Announcing Sourcing as a Service!

Sourcing as a Service accelerates your internal hiring efforts, with customized candidate sourcing for targeted outreach.

We take care of critical yet time-consuming ‘top of funnel’ sourcing tasks for both Hiring Managers and Recruiters freeing your time to pitch and close qualified candidates!

5 Steps to Creating an Effective HR Business Plan

5 Steps to Creating an Effective HR Business Plan

Editor’s Note: This is a guest post by Julie Capuo from UK-based We do HR. Her opinions are her own.

If you’re an entrepreneur, you will find it essential to have an effective Human Resources (HR) business plan. You may have already discovered the value of a good strategic vision and overall business plan, but it’s every bit as important to ensure your HR plan is effective to secure the success of your business.

Without one, you will find your staff underprepared and not ready to work towards your organization’s goals. You will find it more difficult to hire new employees when the time comes, and you won’t be prepared for turnover and succession planning in the management of your company.

Use these five steps to avoid these problems and to see that your company is ready for whatever staffing and management issues may arise:

1. Identify Your Employees’ Abilities

Before you start thinking about what your future hiring strategies will be, you’ll want to assess your current workforce’s skills and abilities. You’ll probably already have files with your employees’ resumes, including their education history and the projects they’ve worked on for you.

This can clue you in to some of what they are capable of. In addition, many of the employees you already have may possess skills and talents you aren’t yet aware of, and you may be able to put that to your advantage.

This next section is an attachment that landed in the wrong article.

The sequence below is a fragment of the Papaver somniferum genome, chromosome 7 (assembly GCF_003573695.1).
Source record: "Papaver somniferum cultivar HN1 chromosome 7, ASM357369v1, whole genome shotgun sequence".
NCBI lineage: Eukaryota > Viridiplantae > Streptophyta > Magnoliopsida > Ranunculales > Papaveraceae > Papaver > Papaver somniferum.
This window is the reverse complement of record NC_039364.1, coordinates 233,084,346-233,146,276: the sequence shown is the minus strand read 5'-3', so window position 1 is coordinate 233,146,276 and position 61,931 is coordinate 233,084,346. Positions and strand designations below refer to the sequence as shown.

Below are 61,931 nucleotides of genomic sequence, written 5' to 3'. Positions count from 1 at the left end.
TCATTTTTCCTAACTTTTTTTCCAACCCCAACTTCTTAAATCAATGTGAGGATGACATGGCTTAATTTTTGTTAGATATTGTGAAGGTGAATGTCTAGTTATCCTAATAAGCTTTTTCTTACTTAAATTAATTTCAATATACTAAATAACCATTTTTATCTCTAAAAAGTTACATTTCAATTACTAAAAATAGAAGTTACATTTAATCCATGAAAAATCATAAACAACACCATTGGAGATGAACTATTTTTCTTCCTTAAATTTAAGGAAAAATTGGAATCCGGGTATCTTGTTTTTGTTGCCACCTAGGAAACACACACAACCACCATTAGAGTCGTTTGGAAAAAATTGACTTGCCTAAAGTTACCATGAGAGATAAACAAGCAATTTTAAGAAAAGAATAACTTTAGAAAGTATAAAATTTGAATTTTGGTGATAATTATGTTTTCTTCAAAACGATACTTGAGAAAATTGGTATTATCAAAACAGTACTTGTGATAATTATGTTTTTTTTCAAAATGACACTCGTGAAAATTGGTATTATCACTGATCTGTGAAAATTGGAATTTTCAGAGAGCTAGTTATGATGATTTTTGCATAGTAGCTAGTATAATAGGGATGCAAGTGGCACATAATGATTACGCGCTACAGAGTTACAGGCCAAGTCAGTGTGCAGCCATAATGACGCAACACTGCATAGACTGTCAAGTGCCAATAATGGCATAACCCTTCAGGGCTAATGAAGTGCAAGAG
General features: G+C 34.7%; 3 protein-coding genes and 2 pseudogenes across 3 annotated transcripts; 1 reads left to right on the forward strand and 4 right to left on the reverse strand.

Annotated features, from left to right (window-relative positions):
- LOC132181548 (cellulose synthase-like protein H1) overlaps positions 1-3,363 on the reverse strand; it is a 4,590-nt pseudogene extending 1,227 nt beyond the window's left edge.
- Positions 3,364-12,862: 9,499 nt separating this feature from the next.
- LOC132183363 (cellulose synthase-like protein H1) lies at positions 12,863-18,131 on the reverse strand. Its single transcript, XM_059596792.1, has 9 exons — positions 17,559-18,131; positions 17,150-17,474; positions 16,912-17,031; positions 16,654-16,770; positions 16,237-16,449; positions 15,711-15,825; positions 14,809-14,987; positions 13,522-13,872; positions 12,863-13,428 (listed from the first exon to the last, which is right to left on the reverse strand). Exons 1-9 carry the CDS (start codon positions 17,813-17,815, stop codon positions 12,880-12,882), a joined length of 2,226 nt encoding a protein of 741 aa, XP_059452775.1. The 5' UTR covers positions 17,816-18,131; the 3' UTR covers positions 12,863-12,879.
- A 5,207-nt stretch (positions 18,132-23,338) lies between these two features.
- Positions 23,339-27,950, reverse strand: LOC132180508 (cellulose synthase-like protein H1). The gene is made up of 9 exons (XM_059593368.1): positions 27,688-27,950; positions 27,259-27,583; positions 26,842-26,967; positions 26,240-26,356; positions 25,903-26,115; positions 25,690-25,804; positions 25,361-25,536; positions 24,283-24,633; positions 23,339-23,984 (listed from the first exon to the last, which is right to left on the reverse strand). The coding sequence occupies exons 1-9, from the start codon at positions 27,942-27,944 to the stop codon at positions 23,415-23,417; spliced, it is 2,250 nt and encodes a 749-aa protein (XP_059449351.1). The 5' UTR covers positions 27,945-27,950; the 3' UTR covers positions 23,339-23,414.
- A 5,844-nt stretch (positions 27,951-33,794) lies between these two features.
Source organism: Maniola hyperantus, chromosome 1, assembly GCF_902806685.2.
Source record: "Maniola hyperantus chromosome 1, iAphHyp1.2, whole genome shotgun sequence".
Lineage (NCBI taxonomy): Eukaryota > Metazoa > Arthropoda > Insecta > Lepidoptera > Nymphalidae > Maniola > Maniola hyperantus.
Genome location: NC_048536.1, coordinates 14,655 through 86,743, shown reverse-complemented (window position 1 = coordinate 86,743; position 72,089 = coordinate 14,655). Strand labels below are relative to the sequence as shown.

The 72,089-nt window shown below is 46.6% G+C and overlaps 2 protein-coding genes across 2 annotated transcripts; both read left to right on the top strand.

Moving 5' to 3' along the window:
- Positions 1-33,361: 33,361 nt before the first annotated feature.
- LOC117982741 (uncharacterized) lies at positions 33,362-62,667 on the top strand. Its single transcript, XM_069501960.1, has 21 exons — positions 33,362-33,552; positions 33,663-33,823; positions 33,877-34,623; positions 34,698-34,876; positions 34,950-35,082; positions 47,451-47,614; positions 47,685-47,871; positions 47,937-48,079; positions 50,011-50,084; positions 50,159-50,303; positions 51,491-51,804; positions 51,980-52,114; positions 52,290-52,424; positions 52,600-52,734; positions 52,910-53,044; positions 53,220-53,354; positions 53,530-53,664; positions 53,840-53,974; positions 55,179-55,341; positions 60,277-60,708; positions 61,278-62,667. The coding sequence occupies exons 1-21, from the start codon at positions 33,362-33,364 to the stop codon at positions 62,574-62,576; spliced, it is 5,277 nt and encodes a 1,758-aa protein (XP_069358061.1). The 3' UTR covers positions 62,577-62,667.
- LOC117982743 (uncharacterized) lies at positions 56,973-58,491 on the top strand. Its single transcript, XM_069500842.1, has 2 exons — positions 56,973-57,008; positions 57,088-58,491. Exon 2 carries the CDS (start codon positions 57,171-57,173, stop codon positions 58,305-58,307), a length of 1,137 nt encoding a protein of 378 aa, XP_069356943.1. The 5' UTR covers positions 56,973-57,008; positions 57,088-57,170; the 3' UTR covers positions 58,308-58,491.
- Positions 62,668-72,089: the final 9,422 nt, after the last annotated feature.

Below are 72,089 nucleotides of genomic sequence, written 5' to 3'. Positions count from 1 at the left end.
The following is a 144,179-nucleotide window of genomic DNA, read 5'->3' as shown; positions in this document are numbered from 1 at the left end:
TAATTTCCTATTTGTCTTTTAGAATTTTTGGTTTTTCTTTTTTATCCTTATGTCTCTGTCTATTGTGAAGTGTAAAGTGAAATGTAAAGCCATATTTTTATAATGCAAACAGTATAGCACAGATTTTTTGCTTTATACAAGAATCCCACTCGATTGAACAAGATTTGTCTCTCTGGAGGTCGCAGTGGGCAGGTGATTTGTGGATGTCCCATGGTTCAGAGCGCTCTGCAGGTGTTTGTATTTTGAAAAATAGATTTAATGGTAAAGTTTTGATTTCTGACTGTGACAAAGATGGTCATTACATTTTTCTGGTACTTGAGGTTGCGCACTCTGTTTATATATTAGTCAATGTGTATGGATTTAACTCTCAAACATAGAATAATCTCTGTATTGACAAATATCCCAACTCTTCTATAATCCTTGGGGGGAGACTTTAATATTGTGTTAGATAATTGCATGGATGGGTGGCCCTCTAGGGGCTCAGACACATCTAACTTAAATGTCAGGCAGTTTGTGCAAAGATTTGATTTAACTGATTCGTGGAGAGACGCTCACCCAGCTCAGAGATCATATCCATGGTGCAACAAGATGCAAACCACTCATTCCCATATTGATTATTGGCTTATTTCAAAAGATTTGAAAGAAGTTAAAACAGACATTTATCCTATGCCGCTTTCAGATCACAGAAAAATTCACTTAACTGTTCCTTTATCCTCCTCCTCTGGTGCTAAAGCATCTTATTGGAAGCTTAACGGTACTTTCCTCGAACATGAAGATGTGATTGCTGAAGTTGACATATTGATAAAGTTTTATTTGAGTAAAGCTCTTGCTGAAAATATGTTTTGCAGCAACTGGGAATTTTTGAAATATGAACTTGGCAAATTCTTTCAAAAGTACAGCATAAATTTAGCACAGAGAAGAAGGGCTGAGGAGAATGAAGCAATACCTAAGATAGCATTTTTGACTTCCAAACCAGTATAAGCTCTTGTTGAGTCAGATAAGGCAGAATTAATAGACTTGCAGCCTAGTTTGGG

How can you find out about these skills? Simply ask! Your employees will appreciate it if you take an interest in them and you’ll be able to keep a record of their strengths, which you can archive using interactive organization charts and other systems.

2. Have a Succession Plan 

Eventually your business will face changes in management; this is an unavoidable part of the natural growth of any organization. Managers will come and go and positions will be created and dissolved as you continue to expand and reorganize.

You’ll want to be ready for this when it happens by having a succession plan already in place. It will be up to you whether you want to include your employees in the creation of this succession plan. Either way, be aware of their career goals and what their plans are for the future, and don’t hesitate to inform them when changes are taking place.

By doing this you’ll be aware of what the most important positions in your company are and who may have the skills to fill those positions.

3. Have a Development Plan for Your Employees

Once you have a strong workforce that you can trust moving forward, you are ready to start figuring out how to maximize their potential within your organization. First, of course, you’ll want to have your own goals for your business in mind.

Once you know what your company requires you can begin to line up your employees’ goals with your own. Discuss with employees what their own goals are and weigh that with their current levels of skills and experience. With this information you can decide what skills your workforce will need to develop in order to advance your goals.